Around 60 days after mating, a female Sulcata will begin to look for the right nesting site. This could take up to two weeks. Once she has settled on a place, she will dig a hole in loose soil around 2 feet across and 3 to 6 inches deep. She does this with her front feet, and then uses her back feet to dig another hole at the back of the first hole. This whole process can take up to five hours depending on how soft the soil is!
Once the nest is ready, the female will lay eggs at a rate of one about every 3 minutes until she laid between 15 and 30 eggs. She then spends about an hour filling in her nest, covering all the eggs.
Tortoises and other reptiles don’t exactly “raise young” and, once the eggs have been laid, parental involvement stops there. The eggs hatch after about 8 months. The baby tortoises are usually around 2 to 3 inches long at birth, but grow quickly and can be 6 to 10 inches long after a few years. They are golden or tan in color, and their carapaces are oval and serrated. The sex of a hatchling is most likely determined by the temperature it was exposed to in the egg and not by chromosomes.
Baby sulcatas are normally aggressive from the start and very active. It is not uncommon for hatchlings to ram each other and try to flip each other over.
Sulcatas do not reach sexual maturity until they are 15 years old, which is one of the reasons why their numbers are declining.
Sulcata Tortoise – Location and Habitat
These tortoises live in countries that are at least partly located in the Sahara desert, such as Ethiopia, Mali, Sudan, Mauritania. This means they are located in places that are very hot and dry, and are adapted to survive.
Sulcatas dig burrows in the ground which allow them to escape from the very hot climate that they live in. These burrows are usually 30 inches in depth, but some Sulcatas will dig tunnel systems 10 feet or more in length! They will flip mud onto their backs if they are too hot, or, if there is no mud because the temperature is too hot, they will cover their legs with their own saliva to cool down.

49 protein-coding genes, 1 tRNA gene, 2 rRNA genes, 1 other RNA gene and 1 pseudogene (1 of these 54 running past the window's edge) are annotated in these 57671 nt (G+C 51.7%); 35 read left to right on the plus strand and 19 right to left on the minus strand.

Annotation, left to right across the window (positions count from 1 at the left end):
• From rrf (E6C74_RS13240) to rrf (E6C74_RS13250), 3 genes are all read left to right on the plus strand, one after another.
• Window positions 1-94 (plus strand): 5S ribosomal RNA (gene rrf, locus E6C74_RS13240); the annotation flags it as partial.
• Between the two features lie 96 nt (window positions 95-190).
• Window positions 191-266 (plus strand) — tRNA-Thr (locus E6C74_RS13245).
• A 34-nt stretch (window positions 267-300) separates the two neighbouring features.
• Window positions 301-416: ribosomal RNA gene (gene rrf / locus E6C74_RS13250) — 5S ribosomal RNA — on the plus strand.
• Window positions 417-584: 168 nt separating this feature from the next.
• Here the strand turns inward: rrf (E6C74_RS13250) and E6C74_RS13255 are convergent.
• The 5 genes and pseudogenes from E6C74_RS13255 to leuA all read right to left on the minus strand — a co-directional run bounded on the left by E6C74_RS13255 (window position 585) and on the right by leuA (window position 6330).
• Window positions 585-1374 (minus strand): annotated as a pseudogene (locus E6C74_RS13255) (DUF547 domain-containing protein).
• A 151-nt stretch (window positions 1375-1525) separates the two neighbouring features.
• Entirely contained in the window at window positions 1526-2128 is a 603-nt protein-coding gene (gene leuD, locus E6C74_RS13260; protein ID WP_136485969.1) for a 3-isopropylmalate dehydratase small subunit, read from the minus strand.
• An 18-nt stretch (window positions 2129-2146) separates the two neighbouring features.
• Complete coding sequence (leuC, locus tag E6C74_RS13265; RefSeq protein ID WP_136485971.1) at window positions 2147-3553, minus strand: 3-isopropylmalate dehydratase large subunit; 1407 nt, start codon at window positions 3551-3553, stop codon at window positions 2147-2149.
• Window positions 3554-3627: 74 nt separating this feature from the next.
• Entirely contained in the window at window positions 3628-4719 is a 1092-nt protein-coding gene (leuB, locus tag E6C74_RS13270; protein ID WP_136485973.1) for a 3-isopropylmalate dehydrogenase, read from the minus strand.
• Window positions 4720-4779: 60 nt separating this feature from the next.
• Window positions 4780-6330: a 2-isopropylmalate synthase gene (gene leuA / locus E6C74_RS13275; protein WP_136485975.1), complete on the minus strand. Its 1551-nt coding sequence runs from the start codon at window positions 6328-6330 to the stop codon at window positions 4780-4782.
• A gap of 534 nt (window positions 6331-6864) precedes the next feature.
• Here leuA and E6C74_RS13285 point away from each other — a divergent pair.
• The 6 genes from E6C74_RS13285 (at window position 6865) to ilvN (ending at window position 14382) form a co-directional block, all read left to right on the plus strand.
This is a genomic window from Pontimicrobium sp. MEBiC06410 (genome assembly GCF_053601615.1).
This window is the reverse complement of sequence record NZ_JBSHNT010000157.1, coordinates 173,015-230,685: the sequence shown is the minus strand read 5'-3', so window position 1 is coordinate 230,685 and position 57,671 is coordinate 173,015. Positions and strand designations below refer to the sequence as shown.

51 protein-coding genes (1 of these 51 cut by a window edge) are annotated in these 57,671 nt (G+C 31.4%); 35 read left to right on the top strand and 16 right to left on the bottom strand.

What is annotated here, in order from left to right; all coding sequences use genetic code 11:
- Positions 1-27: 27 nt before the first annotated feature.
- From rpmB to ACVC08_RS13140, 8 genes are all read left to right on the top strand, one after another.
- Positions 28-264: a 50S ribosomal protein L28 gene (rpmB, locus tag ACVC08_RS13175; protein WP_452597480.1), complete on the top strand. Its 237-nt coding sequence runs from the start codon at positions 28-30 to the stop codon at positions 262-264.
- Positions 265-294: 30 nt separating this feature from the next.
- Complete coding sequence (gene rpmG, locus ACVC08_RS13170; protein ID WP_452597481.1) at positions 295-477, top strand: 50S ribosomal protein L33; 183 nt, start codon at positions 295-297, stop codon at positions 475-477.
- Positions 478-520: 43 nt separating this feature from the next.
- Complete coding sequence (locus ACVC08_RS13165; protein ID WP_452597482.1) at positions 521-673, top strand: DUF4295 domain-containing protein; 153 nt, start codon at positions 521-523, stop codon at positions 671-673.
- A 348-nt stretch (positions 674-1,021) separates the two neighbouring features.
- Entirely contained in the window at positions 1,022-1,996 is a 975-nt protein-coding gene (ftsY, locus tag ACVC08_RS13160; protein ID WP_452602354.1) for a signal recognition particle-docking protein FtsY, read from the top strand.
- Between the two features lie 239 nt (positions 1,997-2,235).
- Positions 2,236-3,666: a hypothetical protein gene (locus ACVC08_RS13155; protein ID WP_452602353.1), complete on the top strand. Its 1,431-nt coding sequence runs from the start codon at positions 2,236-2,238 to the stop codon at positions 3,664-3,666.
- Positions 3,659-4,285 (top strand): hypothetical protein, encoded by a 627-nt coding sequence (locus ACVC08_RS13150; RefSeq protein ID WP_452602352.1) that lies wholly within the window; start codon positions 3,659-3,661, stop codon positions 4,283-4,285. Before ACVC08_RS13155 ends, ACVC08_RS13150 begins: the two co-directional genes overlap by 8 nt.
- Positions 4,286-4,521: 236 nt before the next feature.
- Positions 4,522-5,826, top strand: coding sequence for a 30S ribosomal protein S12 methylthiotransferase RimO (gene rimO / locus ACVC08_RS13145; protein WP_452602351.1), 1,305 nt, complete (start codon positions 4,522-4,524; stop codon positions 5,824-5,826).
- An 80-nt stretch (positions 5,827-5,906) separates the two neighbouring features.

A burrow not only protects a Sulcata from the arid environment, but also provides them with enough moisture. Sulcatas are designed to retain moisture so they do not dehydrate in their hot climate. They regulate their urine output and their skin is highly permeable when they are exposed to moisture. It is thought that they get all the moisture they need from their food, and so not need to seek out other water sources. This is confirmed by Sulcatas living in zoos — it has been noted by zookeepers that a Sulcata seems to show very little interest in water even when it is on offer, so they must get the moisture they need from their plants.
While Sulcatas can tolerate some surprisingly low body temperatures, they will actively seek refuge when it gets cold outside. This is interesting, because most tropical tortoises would not do this and freeze when it got cold.
Sulcata Tortoise Conservation Status
Sulcatas are listed as vulnerable by the International Union for Conservation of Nature (IUCN). This is most likely due to habitat loss and the increase in popularity of the Sulcata as a pet. Desertification is also a problem when it comes to Sulcata populations because, although they live in an arid area, an area that is too dry will not contain enough food for them to eat.
There are very few natural predators of Sulcata tortoises. This is because they are able to withdraw into their shells to escape from anything that might eat them. In fact, Sulcatas are more at risk from their habitat and humans than other animals. Humans hunt and eat the Sulcata tortoise, too.
Sulcata Tortoise Fun Fact
Some cultures in Africa believe the Sulcata tortoise is an intermediary between the people and their ancestors and gods.
Check out more animals that begin with the letter A